India to get info on ‘black money’ in Swiss banks

India to get info on 'black money' in Swiss banks
World Economic Forum

India's finance minister on Wednesday said New Delhi will receive information from Swiss authorities on Indian nationals who have stashed funds in secret bank accounts in the country.

Pranab Mukherjee in a debate in parliament on so-called “black money”, however insisted his government would not disclose identities of those who have parked funds in various overseas banks.

“We started two years ago and ultimately it was ratified in October 2011,” he said, referring to a memorandum of understanding inked the same month during a trip to Switzerland by Indian President Pratibha Patil.

The pact aims at tightening cooperation on financial issues by launching a regular dialogue between the two countries.

“It will be effective from the 1st of April (and) we will be getting information and whatever information we get we would like to act on it,” the finance minister said during a lengthy discussion in the elected lower house.

India’s Supreme Court in July ordered a probe into undeclared money in foreign bank accounts, while accusing Mukherjee’s government of “serious lapses” in handling the issue.

The issue of so-called “black money” — funds not reported to the government for tax purposes or parked abroad to avoid tax — is one of the problems that has engulfed Prime Minister Manmohan Singh’s scandal-tainted administration.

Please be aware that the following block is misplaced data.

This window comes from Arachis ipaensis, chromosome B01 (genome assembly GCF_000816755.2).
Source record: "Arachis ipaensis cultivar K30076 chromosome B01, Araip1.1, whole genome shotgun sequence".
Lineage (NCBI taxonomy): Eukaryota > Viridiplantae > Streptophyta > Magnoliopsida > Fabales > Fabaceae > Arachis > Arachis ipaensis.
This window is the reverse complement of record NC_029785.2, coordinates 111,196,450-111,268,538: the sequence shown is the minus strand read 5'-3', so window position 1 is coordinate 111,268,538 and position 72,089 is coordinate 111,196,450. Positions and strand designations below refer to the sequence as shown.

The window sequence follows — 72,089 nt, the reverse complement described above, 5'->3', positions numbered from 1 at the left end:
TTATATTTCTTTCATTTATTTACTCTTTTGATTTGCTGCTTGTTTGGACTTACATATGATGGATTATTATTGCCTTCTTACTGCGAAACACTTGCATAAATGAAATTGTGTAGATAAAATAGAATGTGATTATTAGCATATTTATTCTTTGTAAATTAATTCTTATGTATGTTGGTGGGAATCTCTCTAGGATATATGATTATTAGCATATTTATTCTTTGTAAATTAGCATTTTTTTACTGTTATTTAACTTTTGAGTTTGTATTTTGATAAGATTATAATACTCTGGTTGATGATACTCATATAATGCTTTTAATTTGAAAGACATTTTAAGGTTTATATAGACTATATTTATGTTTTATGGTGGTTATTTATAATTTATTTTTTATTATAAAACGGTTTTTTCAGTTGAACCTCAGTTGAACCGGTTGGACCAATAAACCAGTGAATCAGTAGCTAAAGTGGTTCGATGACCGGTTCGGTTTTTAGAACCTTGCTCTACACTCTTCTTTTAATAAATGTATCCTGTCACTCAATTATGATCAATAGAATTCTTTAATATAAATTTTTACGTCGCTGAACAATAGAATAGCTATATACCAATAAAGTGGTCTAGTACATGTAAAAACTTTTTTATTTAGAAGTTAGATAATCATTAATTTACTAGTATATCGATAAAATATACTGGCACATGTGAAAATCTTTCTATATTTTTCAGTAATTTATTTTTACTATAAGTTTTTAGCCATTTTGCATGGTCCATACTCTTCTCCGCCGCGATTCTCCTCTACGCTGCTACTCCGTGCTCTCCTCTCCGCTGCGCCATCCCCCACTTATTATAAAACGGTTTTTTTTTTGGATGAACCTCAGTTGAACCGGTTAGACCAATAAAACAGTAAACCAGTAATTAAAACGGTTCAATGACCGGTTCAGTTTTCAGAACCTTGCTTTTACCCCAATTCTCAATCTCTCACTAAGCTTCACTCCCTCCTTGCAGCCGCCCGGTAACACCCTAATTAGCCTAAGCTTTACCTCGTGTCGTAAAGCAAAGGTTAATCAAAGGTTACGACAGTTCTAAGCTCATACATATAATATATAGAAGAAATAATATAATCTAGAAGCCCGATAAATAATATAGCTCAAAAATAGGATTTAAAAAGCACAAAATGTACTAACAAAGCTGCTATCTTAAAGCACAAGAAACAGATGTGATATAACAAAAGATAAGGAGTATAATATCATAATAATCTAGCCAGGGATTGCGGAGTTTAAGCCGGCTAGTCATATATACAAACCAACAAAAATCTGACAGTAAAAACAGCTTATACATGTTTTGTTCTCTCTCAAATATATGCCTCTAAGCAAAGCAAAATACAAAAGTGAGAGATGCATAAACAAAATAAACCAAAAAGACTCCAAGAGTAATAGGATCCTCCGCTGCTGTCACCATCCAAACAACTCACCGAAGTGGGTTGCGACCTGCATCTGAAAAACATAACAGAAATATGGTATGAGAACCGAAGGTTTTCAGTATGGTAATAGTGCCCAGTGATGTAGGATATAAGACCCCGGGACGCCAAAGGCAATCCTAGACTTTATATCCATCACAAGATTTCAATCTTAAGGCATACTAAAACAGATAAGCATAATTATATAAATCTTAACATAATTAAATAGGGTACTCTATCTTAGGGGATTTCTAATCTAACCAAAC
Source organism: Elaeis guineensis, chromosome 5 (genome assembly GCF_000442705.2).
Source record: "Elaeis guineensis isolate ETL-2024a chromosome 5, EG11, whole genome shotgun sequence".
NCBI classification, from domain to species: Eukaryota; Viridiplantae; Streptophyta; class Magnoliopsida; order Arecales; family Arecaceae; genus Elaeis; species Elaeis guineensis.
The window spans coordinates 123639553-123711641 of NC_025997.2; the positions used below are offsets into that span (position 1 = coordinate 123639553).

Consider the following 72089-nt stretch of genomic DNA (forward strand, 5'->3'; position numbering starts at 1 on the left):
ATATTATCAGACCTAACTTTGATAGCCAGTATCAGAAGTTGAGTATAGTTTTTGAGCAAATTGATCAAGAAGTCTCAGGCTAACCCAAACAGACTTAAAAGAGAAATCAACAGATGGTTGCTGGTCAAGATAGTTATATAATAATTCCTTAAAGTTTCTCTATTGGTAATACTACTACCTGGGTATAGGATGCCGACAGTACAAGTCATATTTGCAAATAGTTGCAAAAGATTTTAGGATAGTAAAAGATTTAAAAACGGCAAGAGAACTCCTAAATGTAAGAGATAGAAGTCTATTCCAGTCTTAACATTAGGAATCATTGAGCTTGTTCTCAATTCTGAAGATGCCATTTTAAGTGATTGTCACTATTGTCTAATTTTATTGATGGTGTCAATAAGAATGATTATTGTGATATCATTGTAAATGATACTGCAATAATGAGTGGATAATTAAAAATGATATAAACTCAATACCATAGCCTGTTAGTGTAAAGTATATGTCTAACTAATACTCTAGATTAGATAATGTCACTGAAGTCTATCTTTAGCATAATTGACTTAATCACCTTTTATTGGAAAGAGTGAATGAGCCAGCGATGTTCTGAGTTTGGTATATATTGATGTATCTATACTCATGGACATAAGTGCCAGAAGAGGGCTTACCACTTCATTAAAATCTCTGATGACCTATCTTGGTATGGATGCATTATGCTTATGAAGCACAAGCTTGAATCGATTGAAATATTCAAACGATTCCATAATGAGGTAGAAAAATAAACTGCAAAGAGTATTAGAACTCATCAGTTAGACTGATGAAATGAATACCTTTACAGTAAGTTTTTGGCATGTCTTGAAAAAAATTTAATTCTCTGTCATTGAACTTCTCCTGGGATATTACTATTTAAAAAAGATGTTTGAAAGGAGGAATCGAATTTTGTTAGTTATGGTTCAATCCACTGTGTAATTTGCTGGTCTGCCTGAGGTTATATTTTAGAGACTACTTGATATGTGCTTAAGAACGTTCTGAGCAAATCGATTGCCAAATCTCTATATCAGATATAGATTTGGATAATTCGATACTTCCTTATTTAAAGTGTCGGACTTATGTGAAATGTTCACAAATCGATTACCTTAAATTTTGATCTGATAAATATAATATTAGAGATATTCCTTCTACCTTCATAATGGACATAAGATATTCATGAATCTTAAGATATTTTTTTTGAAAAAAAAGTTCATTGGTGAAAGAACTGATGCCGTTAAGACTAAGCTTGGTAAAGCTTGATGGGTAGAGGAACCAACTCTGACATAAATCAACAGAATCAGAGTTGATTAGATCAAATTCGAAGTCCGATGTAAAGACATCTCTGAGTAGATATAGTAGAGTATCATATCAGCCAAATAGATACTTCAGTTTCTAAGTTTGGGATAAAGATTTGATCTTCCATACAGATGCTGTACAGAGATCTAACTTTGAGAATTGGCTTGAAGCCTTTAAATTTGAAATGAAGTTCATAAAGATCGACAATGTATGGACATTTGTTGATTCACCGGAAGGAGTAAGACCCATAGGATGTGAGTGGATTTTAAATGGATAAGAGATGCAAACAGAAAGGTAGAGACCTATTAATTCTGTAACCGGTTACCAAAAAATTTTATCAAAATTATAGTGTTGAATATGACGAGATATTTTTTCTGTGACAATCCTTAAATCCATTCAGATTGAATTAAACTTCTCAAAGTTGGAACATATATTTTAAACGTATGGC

Indians had moved out some $500 million from Swiss banks since 2008, according to the Swiss central bank’s figures.

While the Swiss bank has not revealed the reasons behind the flight of money, Indian regulatory officials believe Indians may be moving funds to harder-to-trace accounts in places such as Singapore and Dubai.

Mukherjee, citing bilateral treaties, said his government will not disclose details of information that it has so far obtained or will receive in the future.

“I have got 36,000 pieces of information (but) if I publish it, some country will say ‘you violated the agreement… we cannot share it’,” he said.

“We will dry up our source of information,” Mukherjee argued.

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